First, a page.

Studio: Vision Films
Director: Brian A. Metcalf
Writer: Brian A. Metcalf
Producer: Thomas Ian Nicholas, Brian A. Metcalf
Stars: William Sadler, Thomas Ian Nicholas, James Russo, Esme Bianco, Andrew Keegan, John Heard, Jordan Hinson, Hunter Gomez, Chad Todhunter
With vampires living openly among humans, a documentary film crew interviews a mysterious family claiming to be undead.
When the world learns that vampires are not only real, but living alongside humans, Samuel (William Sadler) embarks on a minor media campaign to assuage understandable fears. As a mouthpiece for promoting purported pacifism, Samuel wants the public to know vampires aren’t out to murder mankind. They are actually as average as anyone else.
That’s the first problem with “Living Among Us.” These vampires are almost as yawningly ordinary as everyday people. And the mockumentary documenting their daily lives feels as flatly uninteresting as any other forgettable “found footage” film.
Despite shaggy hair, glazed eyes, and visibly clammy skin perpetually making him look as though he just did a bump in the bathroom, Mike (Thomas Ian Nicholas) apparently has credibility as a Ken Burns-caliber documentarian. For a job as important as filming an in-depth exposé on a vampire family, it naturally makes sense that Mike’s station manager Aaron (James Russo, billed third despite appearing in only three scenes, two of which are via video) pairs Mike with his inexperienced brother-in-law Benny and the saddest selection of “professional” recording equipment anyone has ever seen (the Hi8 camera is essential for its night vision mode, we’re told).
Oh, Mike’s girlfriend and professional partner Carrie comes along for the ride too. Then she takes ill and remains in bed for much of the movie, making her inclusion entirely negligible.
Mike and Benny, and Carrie technically, meet head of the vampiric household Andrew (John Heard), his wife Elleanor (Esme Bianco), and their pseudo-sons Blake and Selvin. The movie muddles its mythology here a little bit. Vampires have been out in the open for some time, yet Mike’s interviews start on science-minded details like how sunlight affects their skin, how it is possible to live for several centuries, etc. In a world where humans coexist with the undead, I’d imagine a Discovery Channel special would have rendered such basic questions obsolete by now. Nevertheless, this tiny news team explains the fiction’s “rules” for the audience’s benefit all the same.
If you’re thinking “Living Among Us” sounds like “What We Do in the Shadows” (review here), you’re both right and wrong. You’re right in that “Living Among Us” follows the same conceit of vampires smilingly participating in a tell-all meant to dispel false notions about who/what they are. You’re wrong in that “What We Do in the Shadows” features charismatic characters, biting dialogue, and appealing entertainment value while “Living Among Us” includes none of those things.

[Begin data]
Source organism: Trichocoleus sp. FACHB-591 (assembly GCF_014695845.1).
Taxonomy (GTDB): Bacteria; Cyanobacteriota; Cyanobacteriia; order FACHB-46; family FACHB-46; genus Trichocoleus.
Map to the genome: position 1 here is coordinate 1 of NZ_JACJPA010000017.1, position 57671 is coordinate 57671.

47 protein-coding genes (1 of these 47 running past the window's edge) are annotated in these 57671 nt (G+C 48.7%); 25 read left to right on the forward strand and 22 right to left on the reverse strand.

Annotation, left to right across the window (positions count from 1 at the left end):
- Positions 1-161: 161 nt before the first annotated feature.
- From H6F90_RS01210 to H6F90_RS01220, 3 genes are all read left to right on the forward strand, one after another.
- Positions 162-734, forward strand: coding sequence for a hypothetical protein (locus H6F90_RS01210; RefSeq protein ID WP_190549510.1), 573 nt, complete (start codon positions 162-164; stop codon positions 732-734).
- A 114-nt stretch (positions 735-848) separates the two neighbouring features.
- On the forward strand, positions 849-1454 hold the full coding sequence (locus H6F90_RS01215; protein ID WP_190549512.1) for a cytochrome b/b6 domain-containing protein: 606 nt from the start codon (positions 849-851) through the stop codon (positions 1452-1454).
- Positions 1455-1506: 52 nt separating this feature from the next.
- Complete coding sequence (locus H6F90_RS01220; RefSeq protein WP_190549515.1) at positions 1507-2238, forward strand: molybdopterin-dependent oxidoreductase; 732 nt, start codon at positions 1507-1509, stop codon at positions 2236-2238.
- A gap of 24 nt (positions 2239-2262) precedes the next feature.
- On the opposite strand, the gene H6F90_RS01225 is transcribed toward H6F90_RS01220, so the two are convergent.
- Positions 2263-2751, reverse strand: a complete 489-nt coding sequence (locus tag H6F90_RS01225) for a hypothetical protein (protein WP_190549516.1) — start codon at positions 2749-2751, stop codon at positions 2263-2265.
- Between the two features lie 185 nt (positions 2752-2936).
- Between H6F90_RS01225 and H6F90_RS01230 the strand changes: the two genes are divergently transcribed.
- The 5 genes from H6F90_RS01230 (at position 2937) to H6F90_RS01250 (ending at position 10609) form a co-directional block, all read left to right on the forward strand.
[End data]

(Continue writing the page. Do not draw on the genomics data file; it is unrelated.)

Remember the creepy cool “Salem’s Lot”-inspired Nosferatu from “What We Do in the Shadows?” His feral Renfield counterpart in “Living Among Us” is just a guy in an Old Navy hoodie. Where “What We Do in the Shadows” has a dapper gentleman dandy, “Living Among Us” puts Andrew Keegan in a leather jacket to look like Eric Balfour doing a poor Johnny Depp impression.
Commenters on another website who suspiciously sound like people associated with the production wish to make it clear that “Living Among Us” began filming in 2013, before “What We Do in the Shadows” premiered. That valid defense against copycat criticisms inadvertently says more about the film by revealing it took over four years to finally land a release date.
“Bad” isn’t a fair word to encapsulate the acting, although performances don’t complement the “found footage” frame. Dialogue exchanges are clearly scripted with the cast visibly reciting rehearsed lines. Convincingness thus tends to be directly dependent on the person’s relative experience, as actors fend for themselves to find personalities. For instance, veterans William Sadler and John Heard fare better at appearing in the moment while Thomas Ian Nicholas and Andrew Keegan look locked into “off book” autopilot.
Feelings of phoniness carry over to technical execution. “Living Among Us” disappointingly resorts to an always-annoying digital corruption and audio hiss masking transitions. Someone says something along the lines of a video feed being affected by transmitter distance, yet curiously, these glitches conspicuously occur every time an effect like a decapitation, dismemberment, or some other action refuses to be presented cleanly. A montage of newscast clips similarly smacks of cheapness with green screen backgrounds and actors who wouldn’t be believable as man-on-the-street interviewees, much less anchors at a desk.
Arriving too late and with too little substance to have any relevance as a mockumentary or as a vampire movie, a low budget, lame conception, and zero-intrigue setup drain “Living Among Us” of any color or creativity. The only notch the film has above other indie horror or “found footage” flops is a cast of actors that audiences have actually heard of. If not for those names, no one would ever have heard of “Living Among Us.”
Review Score: 35